1. Sleep with the curtains open. Wake up with sunrise.
2. Immediately exercise outside. It could be anything, walking, running, swimming, biking, calestetics, just as long as its outside.
3. At sundown, turn off all electronics. Using pencil, paper, and a 40 watt bulb, refactor your code, do design work and the next day's plans. If you feel like you haven't gotten enough work done on your computer before sundown, then spend less time screwing around. (Then again, if you refactored and planned properly the night before, this problem begins to disappear.)
4. Go to sleep 8 hours (or whatever you require) before sunrise.
BONUS: Get a dog, cat, or child. Although these aren't free, they'll make sure you're up at sunrise.
Been doing this for years. I may not have DSPS, but this does the same thing as OP's approach for $520.99 less.
I can do all these things and yes, I achieve 8 hours of good sleep when I do. The problem is that it requires extraordinary effort to keep up, you can't shake off the unnatural feeling that you're living on someone else's schedule and (ultimately) you are not as creative, explosive, productive and even happy as you are when you fall asleep at 3am and wake up at 11. I've done a few months of your normal routine and it sucked. Sure I felt rested and in sync with others, but everything great I've built in life had happened between 10pm and 4 in the morning.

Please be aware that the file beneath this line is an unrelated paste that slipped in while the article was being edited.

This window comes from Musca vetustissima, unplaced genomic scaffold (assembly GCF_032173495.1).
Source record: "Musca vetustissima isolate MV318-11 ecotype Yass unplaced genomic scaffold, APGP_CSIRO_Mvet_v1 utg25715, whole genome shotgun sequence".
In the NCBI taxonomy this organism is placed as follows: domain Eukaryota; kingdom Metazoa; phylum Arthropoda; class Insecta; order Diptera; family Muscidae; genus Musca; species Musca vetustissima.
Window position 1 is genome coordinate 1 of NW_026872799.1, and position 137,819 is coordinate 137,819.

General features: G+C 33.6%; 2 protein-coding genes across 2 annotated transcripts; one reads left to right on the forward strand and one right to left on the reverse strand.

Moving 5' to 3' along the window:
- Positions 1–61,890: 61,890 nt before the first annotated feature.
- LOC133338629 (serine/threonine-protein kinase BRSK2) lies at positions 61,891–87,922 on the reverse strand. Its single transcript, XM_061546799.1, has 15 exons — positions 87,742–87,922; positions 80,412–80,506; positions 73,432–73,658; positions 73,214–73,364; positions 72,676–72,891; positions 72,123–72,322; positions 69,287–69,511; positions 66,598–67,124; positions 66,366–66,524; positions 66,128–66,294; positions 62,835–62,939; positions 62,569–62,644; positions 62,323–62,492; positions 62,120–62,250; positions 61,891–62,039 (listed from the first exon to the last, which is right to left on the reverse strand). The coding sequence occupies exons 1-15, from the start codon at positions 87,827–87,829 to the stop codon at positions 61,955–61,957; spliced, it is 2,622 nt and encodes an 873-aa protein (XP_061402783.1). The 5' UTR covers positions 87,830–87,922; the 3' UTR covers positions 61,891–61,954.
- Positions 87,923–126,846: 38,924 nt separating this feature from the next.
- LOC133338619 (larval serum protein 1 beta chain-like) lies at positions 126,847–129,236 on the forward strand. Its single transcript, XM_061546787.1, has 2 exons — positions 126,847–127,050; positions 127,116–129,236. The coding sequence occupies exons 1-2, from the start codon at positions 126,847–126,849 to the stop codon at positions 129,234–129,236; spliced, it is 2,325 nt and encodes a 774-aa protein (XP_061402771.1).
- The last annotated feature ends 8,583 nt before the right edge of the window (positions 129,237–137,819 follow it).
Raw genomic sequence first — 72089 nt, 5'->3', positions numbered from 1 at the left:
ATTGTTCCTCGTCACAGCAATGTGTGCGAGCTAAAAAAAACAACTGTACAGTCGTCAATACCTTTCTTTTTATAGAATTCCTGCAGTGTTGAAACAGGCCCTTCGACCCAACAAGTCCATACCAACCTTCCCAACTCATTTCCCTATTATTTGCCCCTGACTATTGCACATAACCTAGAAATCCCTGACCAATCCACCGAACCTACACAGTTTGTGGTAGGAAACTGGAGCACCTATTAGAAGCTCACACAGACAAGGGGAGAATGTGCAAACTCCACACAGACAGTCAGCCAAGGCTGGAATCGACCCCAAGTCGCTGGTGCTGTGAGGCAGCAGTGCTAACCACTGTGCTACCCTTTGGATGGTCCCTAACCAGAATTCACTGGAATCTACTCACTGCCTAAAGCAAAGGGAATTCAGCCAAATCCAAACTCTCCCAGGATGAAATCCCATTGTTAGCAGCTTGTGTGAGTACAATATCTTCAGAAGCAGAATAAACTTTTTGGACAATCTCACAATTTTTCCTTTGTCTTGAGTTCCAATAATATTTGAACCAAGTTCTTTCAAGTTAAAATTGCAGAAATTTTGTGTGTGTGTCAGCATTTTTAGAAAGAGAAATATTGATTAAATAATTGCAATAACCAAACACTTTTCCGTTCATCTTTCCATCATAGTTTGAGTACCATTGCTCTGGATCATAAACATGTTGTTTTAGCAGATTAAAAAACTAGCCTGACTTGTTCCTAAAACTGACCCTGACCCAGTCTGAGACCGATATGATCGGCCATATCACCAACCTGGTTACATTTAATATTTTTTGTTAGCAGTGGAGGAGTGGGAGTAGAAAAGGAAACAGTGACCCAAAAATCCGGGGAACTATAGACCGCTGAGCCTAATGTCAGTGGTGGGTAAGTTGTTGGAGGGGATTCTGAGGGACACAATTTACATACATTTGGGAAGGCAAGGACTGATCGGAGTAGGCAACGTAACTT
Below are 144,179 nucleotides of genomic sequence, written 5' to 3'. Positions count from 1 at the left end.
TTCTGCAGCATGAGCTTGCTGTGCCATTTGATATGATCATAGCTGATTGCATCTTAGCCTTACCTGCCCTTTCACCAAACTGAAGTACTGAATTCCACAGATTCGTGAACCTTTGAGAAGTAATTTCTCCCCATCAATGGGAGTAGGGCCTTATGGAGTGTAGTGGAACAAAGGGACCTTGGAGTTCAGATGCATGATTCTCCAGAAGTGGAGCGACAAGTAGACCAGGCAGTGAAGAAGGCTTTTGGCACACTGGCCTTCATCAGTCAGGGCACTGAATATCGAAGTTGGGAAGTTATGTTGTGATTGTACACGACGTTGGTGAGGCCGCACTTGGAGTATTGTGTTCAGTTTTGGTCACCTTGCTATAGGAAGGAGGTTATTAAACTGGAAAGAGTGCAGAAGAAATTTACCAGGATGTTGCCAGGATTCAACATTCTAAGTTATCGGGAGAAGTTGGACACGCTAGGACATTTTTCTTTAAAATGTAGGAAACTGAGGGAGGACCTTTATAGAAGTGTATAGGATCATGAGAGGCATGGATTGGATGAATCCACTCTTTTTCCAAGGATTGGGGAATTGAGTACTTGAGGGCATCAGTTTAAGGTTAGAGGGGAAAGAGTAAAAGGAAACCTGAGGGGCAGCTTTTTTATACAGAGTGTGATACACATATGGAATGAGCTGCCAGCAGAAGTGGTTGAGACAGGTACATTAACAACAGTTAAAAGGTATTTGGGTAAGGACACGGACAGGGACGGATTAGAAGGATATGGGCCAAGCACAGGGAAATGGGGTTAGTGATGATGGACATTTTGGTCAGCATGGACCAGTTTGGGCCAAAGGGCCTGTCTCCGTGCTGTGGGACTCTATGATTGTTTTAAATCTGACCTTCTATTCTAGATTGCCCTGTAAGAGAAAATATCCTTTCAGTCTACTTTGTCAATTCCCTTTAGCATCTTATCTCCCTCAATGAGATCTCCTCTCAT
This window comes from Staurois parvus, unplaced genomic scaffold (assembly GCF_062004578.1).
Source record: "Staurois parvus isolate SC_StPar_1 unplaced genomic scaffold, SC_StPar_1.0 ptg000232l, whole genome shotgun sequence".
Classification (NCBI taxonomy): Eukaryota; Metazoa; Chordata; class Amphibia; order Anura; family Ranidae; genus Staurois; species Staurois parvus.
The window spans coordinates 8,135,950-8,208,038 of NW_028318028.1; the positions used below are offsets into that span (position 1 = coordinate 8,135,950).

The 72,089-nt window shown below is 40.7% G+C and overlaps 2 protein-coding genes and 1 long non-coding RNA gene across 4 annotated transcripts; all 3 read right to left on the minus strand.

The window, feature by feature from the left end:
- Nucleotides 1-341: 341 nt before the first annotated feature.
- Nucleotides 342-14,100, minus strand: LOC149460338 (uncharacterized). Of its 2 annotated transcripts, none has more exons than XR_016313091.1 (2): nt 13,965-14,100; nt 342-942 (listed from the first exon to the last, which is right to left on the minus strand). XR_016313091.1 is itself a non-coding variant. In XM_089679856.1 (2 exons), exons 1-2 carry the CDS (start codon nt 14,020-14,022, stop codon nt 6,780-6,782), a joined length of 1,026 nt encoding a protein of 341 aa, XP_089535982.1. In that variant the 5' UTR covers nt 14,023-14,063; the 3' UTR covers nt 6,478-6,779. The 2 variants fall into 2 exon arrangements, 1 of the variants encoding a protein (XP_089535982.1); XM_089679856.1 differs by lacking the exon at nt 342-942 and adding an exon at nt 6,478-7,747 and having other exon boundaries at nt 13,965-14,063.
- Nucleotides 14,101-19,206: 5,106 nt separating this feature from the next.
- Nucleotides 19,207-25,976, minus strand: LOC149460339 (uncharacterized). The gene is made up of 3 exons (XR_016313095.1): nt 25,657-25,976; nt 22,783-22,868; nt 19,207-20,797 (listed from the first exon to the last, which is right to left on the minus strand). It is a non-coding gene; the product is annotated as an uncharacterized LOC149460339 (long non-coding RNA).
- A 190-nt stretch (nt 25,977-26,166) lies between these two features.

I am firmly convinced that I am not biologically "wired" to going to sleep at 11pm like a robot, simply because someone turned of the lights. I get this intense long-lasting spike of energy when the sun goes down. Every time I switch to a regular people schedule I start missing that feeling and my productivity suffers a big deal.
Here is what I do: I enjoy my lifestyle. It feels great to be awake when the time slows down and the city finally comes to a stop, I've tried waking up really early (someone said it feels the same) but not - not even close. This precious time offers me relief, relief from the pressures of modern life, our rat race of schedules, mortgage payments, poor sales and shrinking savings. It's so much easier to concentrate on a problem at hand.